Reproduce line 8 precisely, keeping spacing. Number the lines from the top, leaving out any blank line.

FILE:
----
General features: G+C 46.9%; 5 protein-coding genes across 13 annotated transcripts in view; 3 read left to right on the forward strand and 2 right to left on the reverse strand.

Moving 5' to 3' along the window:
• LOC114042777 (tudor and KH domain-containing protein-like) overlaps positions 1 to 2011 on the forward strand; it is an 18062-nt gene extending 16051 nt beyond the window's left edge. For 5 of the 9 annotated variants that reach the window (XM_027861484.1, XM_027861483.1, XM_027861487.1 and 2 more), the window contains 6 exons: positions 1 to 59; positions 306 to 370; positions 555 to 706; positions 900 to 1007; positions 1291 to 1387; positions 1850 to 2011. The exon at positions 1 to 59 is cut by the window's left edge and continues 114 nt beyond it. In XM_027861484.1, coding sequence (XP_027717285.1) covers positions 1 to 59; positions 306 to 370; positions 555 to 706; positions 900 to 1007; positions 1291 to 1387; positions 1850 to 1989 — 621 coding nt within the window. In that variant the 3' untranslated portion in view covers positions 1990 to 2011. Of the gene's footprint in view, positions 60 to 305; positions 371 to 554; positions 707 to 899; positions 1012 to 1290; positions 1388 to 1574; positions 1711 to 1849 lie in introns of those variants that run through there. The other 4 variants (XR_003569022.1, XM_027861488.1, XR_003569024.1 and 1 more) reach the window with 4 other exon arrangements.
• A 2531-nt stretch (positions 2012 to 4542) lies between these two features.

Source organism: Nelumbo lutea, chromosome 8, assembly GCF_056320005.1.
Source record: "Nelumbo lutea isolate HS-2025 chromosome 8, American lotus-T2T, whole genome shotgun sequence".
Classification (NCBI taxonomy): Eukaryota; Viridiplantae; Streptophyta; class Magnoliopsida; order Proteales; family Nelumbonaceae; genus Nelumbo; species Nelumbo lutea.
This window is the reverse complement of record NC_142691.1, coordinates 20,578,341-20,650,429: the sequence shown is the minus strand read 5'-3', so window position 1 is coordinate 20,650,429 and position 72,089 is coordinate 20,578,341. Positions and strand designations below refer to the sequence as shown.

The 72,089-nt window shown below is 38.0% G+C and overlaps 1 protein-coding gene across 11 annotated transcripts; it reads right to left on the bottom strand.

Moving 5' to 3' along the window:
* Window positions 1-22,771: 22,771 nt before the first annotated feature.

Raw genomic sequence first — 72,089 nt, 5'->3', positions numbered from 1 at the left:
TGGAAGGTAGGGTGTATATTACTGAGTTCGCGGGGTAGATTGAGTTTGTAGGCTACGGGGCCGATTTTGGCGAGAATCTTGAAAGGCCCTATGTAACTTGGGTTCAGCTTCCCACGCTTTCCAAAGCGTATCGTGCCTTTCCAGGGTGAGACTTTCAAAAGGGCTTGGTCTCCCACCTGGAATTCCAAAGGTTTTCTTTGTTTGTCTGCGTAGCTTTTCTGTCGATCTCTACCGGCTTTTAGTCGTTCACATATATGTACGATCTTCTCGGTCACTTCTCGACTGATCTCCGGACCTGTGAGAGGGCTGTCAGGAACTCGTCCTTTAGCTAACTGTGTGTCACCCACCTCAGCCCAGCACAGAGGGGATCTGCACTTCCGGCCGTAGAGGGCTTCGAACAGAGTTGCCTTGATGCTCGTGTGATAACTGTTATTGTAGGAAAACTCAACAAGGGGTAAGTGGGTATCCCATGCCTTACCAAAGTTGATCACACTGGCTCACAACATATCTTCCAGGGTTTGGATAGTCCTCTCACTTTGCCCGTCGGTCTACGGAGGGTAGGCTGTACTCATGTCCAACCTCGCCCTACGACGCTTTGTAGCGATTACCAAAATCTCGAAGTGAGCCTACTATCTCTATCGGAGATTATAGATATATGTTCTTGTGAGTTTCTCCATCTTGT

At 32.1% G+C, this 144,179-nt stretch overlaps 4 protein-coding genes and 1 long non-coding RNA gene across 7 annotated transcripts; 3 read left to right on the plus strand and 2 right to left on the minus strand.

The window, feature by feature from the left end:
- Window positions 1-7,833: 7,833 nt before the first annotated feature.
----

This window is the reverse complement of record NC_142691.1, coordinates 20,578,341-20,650,429: the sequence shown is the minus strand read 5'-3', so window position 1 is coordinate 20,650,429 and position 72,089 is coordinate 20,578,341. Positions and strand designations below refer to the sequence as shown.